Tips & Techniques to Get You Back to Full Strength

Kids Get Headaches Too

Dana Tress 
August 21, 2017
Kids Get Headaches Too

Do you ever hear your child complain that their head hurts? Once we rule out that they are not sick, we often dismiss a child’s headache as them being
tired or even hungry. The truth is, children deal with the same types of headaches as adults. The National Headache Foundation reports that of
all school age children, 20% of them have headaches, including tension type headaches and migraines. There seems to be a genetic link with headaches,
as children are more prone to them if their parents suffer from headaches as well. Headaches are considered chronic in children if they suffer
from them 15 or more days per month.

As in adults, tension type headaches can result from stress, poor posture, irregular or insufficient sleep schedule, missed meals, bullying and self-image
issues. They will complain of pain typically on both sides of their head, and even neck and shoulder soreness that is pressure-like or achy in
nature. They might have difficulty concentrating or show sensitivity to light or sound. These types of headaches can last from 30 minutes to days
at a time. Tension type headaches respond well to stretching, posture changes, relaxation techniques, over-the-counter pain medicine, heat/ice,
and even physical therapy if the headaches are more chronic in nature. A consultation with the child’s pediatrician may be necessary if the headaches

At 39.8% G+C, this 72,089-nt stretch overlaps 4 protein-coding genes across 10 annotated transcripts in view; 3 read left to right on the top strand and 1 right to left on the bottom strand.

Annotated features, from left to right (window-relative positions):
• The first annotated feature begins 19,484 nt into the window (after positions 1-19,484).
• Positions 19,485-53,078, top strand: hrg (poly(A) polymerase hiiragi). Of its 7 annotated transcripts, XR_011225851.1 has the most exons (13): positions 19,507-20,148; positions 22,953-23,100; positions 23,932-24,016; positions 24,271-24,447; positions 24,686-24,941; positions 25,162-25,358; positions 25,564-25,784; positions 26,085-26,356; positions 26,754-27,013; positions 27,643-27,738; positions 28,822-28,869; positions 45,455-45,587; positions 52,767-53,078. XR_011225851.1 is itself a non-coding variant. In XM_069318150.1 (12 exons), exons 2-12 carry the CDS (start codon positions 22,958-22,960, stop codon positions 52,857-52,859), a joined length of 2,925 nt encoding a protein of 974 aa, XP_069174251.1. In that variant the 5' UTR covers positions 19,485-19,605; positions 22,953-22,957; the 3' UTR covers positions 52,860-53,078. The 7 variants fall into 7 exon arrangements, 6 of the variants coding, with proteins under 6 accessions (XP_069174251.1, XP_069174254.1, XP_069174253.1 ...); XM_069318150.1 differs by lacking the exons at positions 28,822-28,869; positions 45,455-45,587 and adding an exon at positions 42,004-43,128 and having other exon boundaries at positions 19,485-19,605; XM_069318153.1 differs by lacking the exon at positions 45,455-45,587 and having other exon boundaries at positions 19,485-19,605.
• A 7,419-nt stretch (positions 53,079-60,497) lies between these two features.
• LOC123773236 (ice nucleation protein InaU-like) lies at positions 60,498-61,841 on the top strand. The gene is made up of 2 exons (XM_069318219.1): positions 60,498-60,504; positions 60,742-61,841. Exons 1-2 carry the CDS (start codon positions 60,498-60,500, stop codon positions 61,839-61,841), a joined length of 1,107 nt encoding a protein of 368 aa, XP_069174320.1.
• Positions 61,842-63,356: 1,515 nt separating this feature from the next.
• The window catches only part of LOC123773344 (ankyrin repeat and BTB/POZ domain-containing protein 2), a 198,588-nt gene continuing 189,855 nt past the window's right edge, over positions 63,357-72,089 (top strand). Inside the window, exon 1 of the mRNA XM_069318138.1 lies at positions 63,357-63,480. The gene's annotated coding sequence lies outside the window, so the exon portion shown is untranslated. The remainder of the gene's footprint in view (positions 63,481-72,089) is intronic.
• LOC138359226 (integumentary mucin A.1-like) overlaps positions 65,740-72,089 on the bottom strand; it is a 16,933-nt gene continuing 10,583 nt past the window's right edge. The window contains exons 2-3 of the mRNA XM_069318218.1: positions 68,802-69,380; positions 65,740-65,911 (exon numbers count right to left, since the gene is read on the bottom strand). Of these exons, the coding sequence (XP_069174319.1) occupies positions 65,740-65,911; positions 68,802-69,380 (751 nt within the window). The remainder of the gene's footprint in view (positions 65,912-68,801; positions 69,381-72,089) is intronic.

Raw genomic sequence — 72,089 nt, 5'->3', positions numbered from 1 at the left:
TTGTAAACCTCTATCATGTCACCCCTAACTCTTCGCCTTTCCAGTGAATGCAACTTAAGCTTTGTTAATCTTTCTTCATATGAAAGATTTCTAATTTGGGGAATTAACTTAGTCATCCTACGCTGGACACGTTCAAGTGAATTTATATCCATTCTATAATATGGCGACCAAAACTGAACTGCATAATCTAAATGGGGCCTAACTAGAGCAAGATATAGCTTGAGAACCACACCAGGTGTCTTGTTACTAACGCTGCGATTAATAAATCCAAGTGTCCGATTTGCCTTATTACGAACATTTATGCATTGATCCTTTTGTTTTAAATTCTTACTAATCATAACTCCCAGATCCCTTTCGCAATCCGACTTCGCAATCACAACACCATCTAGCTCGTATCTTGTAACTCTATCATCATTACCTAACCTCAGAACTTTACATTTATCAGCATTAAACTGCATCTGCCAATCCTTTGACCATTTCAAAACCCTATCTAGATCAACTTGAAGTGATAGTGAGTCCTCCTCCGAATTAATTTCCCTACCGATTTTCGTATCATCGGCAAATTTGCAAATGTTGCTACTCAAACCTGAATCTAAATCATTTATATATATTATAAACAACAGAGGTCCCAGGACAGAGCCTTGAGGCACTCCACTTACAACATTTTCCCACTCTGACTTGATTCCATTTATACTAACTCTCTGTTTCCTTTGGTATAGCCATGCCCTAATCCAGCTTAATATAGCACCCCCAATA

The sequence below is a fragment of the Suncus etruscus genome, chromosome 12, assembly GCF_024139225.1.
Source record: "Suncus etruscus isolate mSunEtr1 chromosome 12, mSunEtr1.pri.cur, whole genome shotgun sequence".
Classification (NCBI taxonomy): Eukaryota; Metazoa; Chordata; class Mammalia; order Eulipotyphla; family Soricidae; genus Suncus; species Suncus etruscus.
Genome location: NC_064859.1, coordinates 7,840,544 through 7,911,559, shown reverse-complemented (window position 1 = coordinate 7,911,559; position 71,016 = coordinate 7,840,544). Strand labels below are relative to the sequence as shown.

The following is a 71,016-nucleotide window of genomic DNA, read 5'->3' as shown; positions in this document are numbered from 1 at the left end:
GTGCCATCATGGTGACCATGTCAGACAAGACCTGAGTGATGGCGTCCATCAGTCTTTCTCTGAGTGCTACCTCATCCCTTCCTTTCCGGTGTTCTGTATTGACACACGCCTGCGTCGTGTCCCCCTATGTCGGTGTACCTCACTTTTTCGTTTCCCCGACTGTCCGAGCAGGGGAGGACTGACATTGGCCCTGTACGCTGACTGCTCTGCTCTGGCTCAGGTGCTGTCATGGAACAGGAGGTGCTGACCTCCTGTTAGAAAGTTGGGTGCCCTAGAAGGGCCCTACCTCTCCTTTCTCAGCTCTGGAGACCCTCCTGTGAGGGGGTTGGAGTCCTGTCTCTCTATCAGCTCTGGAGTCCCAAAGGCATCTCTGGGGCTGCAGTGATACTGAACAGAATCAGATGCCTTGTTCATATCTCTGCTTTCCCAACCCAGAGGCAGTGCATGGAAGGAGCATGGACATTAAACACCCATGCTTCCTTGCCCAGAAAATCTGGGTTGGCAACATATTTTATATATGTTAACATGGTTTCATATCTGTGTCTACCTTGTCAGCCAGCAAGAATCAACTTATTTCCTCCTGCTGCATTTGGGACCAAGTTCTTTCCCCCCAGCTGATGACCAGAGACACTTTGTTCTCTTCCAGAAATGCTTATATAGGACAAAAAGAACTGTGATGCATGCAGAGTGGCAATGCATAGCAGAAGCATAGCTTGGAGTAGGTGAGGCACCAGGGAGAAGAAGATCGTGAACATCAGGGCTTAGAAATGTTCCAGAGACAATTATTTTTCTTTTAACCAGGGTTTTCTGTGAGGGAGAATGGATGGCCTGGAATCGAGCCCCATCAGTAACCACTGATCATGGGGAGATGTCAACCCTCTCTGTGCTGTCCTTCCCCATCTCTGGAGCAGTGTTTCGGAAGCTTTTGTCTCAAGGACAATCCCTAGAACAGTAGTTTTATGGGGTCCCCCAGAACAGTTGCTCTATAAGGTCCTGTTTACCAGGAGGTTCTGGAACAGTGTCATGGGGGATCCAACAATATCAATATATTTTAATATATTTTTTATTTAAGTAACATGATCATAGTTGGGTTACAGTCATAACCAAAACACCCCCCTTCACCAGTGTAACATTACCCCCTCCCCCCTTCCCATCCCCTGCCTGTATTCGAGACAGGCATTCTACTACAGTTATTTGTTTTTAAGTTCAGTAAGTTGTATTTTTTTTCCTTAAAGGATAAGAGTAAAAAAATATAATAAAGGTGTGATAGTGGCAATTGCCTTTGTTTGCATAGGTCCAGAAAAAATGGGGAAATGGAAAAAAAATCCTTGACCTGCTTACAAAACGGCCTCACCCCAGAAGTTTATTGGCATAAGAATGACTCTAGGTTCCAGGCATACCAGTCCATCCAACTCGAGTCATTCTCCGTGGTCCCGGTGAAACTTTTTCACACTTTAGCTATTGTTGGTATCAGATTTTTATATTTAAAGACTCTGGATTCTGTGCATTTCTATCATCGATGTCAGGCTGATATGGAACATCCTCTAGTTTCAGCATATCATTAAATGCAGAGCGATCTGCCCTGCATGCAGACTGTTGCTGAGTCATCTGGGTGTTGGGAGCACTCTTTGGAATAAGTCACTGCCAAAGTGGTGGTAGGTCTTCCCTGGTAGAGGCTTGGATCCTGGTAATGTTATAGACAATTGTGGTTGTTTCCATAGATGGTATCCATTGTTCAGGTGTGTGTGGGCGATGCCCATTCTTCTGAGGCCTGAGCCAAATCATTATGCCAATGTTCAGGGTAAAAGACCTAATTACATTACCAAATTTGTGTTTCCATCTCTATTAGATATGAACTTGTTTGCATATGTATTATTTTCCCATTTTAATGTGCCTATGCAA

become more severe or frequent in nature.

Migraines in children often bear the same symptoms and triggers as migraines in adults. Head pain is typically on one side of the head and more severe,
stabbing in nature. Migraines are often accompanied by nausea, sensitivity to light, sound and touch, dizziness, and aura. These types of headaches
become more common in girls as they approach puberty and hormone levels shift. Migraines are considered chronic in children when they last 4 or
more hours for 15 days or more per month and benefit from consultation with a physician. Physical therapy, diet modification, sleep regulation
and pharmacological options may help children with migraines.

It is important to not overlook or dismiss headache complaints in children, as it is a real and common problem. There are so many options available
to help treat them – be sure to ask the headache specialists at Smith Physical Therapy + Running Academy for help!

Dana Tress
Meet the Author
Dana Tress, PT, CEAS, AIB-CON is a physical therapist specializing in the management of concussion, balance dysfunction, headaches and dizziness in Crystal Lake, Illinois at Smith Physical Therapy Balance + Concussion Center, an award winner in concierge physical therapy services for McHenry County and surrounding regions.